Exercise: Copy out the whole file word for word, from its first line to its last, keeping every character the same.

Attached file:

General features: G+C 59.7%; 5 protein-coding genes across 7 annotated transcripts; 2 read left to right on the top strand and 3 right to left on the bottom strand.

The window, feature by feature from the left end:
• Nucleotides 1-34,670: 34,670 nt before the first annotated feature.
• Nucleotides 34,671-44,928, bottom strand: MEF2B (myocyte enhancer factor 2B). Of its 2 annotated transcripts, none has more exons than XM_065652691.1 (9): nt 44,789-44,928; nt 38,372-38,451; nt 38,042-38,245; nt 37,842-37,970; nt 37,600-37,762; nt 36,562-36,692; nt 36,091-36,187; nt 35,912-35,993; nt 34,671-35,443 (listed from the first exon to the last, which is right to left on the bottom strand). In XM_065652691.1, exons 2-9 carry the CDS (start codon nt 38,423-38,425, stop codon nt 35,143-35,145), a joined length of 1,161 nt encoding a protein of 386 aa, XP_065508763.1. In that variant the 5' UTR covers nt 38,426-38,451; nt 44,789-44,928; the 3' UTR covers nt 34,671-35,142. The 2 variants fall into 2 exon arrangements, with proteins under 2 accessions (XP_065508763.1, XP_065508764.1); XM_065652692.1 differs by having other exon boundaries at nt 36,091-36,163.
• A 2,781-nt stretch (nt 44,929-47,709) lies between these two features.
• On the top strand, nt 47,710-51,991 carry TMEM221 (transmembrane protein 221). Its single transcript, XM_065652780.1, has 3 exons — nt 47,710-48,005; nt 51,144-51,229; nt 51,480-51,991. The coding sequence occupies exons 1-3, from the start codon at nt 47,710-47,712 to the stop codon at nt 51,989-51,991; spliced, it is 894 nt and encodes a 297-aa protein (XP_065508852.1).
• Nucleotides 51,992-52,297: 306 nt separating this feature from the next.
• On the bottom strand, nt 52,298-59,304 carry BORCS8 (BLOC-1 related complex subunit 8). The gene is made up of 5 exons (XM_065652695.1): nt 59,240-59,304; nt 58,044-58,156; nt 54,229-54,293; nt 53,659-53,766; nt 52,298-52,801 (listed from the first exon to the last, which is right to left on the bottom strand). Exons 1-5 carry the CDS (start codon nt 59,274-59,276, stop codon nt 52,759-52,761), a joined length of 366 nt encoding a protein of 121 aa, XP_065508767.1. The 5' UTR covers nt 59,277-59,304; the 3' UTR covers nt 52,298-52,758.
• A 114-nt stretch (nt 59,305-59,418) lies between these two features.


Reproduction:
General features: G+C 59.7%; 5 protein-coding genes across 7 annotated transcripts; 2 read left to right on the top strand and 3 right to left on the bottom strand.

The window, feature by feature from the left end:
• Nucleotides 1-34,670: 34,670 nt before the first annotated feature.
• Nucleotides 34,671-44,928, bottom strand: MEF2B (myocyte enhancer factor 2B). Of its 2 annotated transcripts, none has more exons than XM_065652691.1 (9): nt 44,789-44,928; nt 38,372-38,451; nt 38,042-38,245; nt 37,842-37,970; nt 37,600-37,762; nt 36,562-36,692; nt 36,091-36,187; nt 35,912-35,993; nt 34,671-35,443 (listed from the first exon to the last, which is right to left on the bottom strand). In XM_065652691.1, exons 2-9 carry the CDS (start codon nt 38,423-38,425, stop codon nt 35,143-35,145), a joined length of 1,161 nt encoding a protein of 386 aa, XP_065508763.1. In that variant the 5' UTR covers nt 38,426-38,451; nt 44,789-44,928; the 3' UTR covers nt 34,671-35,142. The 2 variants fall into 2 exon arrangements, with proteins under 2 accessions (XP_065508763.1, XP_065508764.1); XM_065652692.1 differs by having other exon boundaries at nt 36,091-36,163.
• A 2,781-nt stretch (nt 44,929-47,709) lies between these two features.
• On the top strand, nt 47,710-51,991 carry TMEM221 (transmembrane protein 221). Its single transcript, XM_065652780.1, has 3 exons — nt 47,710-48,005; nt 51,144-51,229; nt 51,480-51,991. The coding sequence occupies exons 1-3, from the start codon at nt 47,710-47,712 to the stop codon at nt 51,989-51,991; spliced, it is 894 nt and encodes a 297-aa protein (XP_065508852.1).
• Nucleotides 51,992-52,297: 306 nt separating this feature from the next.
• On the bottom strand, nt 52,298-59,304 carry BORCS8 (BLOC-1 related complex subunit 8). The gene is made up of 5 exons (XM_065652695.1): nt 59,240-59,304; nt 58,044-58,156; nt 54,229-54,293; nt 53,659-53,766; nt 52,298-52,801 (listed from the first exon to the last, which is right to left on the bottom strand). Exons 1-5 carry the CDS (start codon nt 59,274-59,276, stop codon nt 52,759-52,761), a joined length of 366 nt encoding a protein of 121 aa, XP_065508767.1. The 5' UTR covers nt 59,277-59,304; the 3' UTR covers nt 52,298-52,758.
• A 114-nt stretch (nt 59,305-59,418) lies between these two features.